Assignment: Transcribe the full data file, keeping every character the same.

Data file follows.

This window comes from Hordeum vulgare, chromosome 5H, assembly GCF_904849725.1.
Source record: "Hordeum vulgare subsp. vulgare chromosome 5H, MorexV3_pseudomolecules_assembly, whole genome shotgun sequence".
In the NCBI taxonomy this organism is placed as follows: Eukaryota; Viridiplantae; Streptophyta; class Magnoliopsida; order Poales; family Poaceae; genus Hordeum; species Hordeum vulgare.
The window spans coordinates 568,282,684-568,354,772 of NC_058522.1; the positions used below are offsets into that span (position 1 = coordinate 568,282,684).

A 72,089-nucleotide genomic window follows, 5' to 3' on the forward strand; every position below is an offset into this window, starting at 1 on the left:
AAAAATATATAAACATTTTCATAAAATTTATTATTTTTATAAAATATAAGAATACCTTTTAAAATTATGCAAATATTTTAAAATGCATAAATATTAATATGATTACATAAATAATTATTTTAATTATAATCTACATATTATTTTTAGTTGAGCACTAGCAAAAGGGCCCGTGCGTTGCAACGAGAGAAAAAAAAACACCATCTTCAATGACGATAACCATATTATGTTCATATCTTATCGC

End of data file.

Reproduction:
This window comes from Hordeum vulgare, chromosome 5H, assembly GCF_904849725.1.
Source record: "Hordeum vulgare subsp. vulgare chromosome 5H, MorexV3_pseudomolecules_assembly, whole genome shotgun sequence".
In the NCBI taxonomy this organism is placed as follows: Eukaryota; Viridiplantae; Streptophyta; class Magnoliopsida; order Poales; family Poaceae; genus Hordeum; species Hordeum vulgare.
The window spans coordinates 568,282,684-568,354,772 of NC_058522.1; the positions used below are offsets into that span (position 1 = coordinate 568,282,684).

A 72,089-nucleotide genomic window follows, 5' to 3' on the forward strand; every position below is an offset into this window, starting at 1 on the left:
AAAAATATATAAACATTTTCATAAAATTTATTATTTTTATAAAATATAAGAATACCTTTTAAAATTATGCAAATATTTTAAAATGCATAAATATTAATATGATTACATAAATAATTATTTTAATTATAATCTACATATTATTTTTAGTTGAGCACTAGCAAAAGGGCCCGTGCGTTGCAACGAGAGAAAAAAAAACACCATCTTCAATGACGATAACCATATTATGTTCATATCTTATCGC